Following a three year process of analysis and discussions on the fiscal structure of our oil tax and my past attendance at two advanced international courses in London on World Fiscal Systems for Oil & Gas, led me to conclude that Senate Bill 21 should not have passed.
On March 21, the Senate passed SB 21, the governor's oil tax reduction bill, by a narrow margin of 11 yeas and 9 nays. I voted "no" on the bill because I believe the tax breaks are too generous for oil produced from Alaska's legacy fields of Prudhoe and Kuparuk. It's not necessary to reduce the tax in the legacy fields where production is already economic at current prices. The net present value and the internal rate of return surpass the industry's hurdle rate and are extremely profitable.
Today, the value of the remaining reservoir is higher than the cumulative value of all the oil produced to date. A 2011 court decision found there are approximately 7 billion barrels of proven reserves that are "technically, economically, and legally deliverable" in the legacy fields. This value is slightly under $800 billion at current oil prices and those prices are estimated to go up.
In my speech on the Senate floor, I gave many reasons why a lower tax in the legacy fields won't result in increased production such as: the processing facilities are at maximum capacity; the amount of industry investment necessary to reverse the decline and make up for the surrendered revenue is staggering and not likely forthcoming; and Prudhoe is an aging field with a natural parabolic decline curve that has a minimal relationship to the tax rate.
The debate behind declining throughput in the Trans-Alaska Pipeline System is especially troubling because the Department of Revenue is forecasting a 5.5 percent annual decline rate, while just last month ConocoPhillips told investment analysts on Wall Street that they predict a 2-3 percent decline in the next few years. There was also testimony at Senate Finance last year that we will be experiencing a 2-3 percent decline for a few decades. The Department of Revenue's exaggerated decline rate is just one example of erroneous information being used to make this decision and skew the fiscal impact.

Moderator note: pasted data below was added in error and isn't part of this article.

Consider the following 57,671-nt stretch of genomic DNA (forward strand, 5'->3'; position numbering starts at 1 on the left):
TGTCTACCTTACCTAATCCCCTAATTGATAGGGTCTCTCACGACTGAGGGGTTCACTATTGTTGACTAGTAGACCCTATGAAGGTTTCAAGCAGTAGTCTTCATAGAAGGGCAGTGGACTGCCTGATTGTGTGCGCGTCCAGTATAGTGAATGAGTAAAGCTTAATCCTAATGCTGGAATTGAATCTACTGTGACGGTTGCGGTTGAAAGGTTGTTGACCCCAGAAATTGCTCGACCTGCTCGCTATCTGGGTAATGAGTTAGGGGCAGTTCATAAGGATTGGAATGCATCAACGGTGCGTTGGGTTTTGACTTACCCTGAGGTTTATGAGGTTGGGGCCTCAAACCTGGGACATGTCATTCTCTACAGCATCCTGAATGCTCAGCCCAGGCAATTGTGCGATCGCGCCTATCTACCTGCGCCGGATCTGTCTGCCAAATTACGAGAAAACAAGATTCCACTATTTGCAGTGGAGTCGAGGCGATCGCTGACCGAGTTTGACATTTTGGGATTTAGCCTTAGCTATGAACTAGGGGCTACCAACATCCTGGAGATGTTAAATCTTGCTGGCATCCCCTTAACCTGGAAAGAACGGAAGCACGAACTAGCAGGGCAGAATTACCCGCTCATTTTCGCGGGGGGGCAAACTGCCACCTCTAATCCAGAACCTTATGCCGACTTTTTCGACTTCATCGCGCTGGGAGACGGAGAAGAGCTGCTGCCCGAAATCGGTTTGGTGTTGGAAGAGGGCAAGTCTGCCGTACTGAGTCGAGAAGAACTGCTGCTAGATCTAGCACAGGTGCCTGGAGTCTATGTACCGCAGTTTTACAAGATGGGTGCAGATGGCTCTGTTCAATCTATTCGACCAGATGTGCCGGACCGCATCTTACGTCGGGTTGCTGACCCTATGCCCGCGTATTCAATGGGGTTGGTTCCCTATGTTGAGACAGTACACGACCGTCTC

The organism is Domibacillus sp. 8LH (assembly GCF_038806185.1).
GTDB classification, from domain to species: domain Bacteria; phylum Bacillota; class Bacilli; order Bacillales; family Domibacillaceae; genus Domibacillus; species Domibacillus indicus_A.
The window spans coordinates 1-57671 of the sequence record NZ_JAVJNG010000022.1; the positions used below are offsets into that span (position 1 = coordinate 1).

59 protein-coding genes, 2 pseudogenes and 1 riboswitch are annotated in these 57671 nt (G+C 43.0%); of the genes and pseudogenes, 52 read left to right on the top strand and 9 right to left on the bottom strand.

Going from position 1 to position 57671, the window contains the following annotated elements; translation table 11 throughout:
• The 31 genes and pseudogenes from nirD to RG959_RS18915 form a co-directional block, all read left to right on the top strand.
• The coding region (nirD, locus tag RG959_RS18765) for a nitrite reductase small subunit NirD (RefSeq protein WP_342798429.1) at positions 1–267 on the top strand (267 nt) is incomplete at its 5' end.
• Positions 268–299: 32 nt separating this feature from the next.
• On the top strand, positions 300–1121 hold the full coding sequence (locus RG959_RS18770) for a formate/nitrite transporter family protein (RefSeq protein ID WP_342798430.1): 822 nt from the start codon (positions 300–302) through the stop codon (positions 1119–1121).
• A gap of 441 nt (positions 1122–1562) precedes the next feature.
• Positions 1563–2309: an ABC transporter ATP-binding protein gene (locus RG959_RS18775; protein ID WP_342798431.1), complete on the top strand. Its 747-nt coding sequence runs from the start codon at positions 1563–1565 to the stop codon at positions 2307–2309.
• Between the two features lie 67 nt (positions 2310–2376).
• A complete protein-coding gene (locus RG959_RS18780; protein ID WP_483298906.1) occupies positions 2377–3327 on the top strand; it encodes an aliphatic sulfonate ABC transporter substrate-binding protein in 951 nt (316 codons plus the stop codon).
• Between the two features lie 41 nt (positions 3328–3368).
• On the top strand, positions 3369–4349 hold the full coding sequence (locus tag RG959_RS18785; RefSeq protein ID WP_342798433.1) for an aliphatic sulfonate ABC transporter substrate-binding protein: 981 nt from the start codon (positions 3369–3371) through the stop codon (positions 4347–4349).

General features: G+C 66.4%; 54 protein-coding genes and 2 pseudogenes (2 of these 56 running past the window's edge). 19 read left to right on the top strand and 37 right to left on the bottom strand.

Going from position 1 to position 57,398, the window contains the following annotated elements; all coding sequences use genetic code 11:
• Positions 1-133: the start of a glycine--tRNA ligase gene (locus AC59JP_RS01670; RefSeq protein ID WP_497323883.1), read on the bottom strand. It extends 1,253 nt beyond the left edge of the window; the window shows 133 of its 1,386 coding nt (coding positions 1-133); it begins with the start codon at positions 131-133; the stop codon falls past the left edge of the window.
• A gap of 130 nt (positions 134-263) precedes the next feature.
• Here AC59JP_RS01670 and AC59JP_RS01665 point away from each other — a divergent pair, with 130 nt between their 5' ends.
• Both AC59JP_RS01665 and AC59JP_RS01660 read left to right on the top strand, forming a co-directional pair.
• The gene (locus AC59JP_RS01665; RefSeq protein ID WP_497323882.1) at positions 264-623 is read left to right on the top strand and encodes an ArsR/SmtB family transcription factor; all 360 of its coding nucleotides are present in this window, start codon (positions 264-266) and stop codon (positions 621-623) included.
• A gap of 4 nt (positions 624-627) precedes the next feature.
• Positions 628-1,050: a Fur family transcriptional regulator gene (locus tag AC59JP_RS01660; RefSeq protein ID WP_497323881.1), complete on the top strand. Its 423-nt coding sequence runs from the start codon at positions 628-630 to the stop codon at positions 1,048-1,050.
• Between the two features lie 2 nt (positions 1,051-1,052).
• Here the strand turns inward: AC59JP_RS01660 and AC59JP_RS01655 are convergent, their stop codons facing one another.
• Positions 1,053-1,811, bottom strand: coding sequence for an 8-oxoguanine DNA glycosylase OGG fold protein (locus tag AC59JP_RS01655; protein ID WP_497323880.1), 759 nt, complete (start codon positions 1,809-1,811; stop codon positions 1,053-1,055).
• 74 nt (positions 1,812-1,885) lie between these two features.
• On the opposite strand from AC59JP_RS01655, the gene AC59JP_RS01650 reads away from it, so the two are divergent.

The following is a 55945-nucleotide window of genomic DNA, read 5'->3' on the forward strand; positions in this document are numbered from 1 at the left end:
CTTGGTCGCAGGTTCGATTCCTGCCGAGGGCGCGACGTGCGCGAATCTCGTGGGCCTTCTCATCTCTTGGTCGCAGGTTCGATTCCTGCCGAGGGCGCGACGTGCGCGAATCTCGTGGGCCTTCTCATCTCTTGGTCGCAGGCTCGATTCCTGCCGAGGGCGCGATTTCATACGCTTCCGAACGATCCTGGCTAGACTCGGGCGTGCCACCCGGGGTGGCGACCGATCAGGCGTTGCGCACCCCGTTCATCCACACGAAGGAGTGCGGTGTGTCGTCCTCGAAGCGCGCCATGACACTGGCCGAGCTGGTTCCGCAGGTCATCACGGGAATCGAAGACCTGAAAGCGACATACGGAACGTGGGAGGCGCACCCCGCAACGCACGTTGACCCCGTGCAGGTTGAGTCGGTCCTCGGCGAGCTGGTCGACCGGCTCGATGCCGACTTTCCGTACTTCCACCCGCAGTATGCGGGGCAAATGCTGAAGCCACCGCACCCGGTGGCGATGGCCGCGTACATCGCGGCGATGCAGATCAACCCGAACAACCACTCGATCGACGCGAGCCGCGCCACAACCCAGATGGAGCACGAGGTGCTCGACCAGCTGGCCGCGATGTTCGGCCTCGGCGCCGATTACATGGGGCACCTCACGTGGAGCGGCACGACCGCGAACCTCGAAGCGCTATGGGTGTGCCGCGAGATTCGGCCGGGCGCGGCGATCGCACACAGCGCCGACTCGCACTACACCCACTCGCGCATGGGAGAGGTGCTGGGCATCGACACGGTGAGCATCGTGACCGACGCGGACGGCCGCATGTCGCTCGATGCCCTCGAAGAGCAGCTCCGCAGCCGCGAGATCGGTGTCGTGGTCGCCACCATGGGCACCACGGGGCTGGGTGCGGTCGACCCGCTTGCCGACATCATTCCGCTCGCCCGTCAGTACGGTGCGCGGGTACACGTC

Another change in the tax structure embedded in SB 21 which I oppose is the elimination of progressivity. While I support a less progressive tax on the sale price, I don't support eliminating progressivity altogether. Progressivity is built into the tax code so Alaskans, who own the oil, are compensated for the value of their hydrocarbon at international rates.
On the Senate floor, I also warned about the unintended consequences of this bill should it fail to increase legacy field production and offset the magnitude of the surrendered revenue. Alaska's AAA credit rating will likely be downgraded as the state is forced to spend its savings to make up for the budget deficits we'll face starting next year and for the foreseeable future. Of the $16 billion we currently have in savings, $11 billion is needed for the state's unfunded liability to the retirement system. Without drastic budget cuts, the remaining savings will be gone long before any increase in production can make up the deficit.
At that point, the state will have few options at its disposal besides a statewide income tax, sales tax and/or dipping into the Permanent Fund.
The bottom line is that the oil in Alaska's legacy fields is an extremely valuable resource on an international scale and is owned collectively by the Alaskan people. The production tax rate is nothing more than the selling price of that resource. As legislators, it is our constitutional obligation to make sure that Alaskans wisely reap the maximum benefit from that resource, and the bill passed by the Senate falls far short of satisfying that constitutional mandate.
Bert Stedman, R-Sitka, has served in the state Senate since 2003.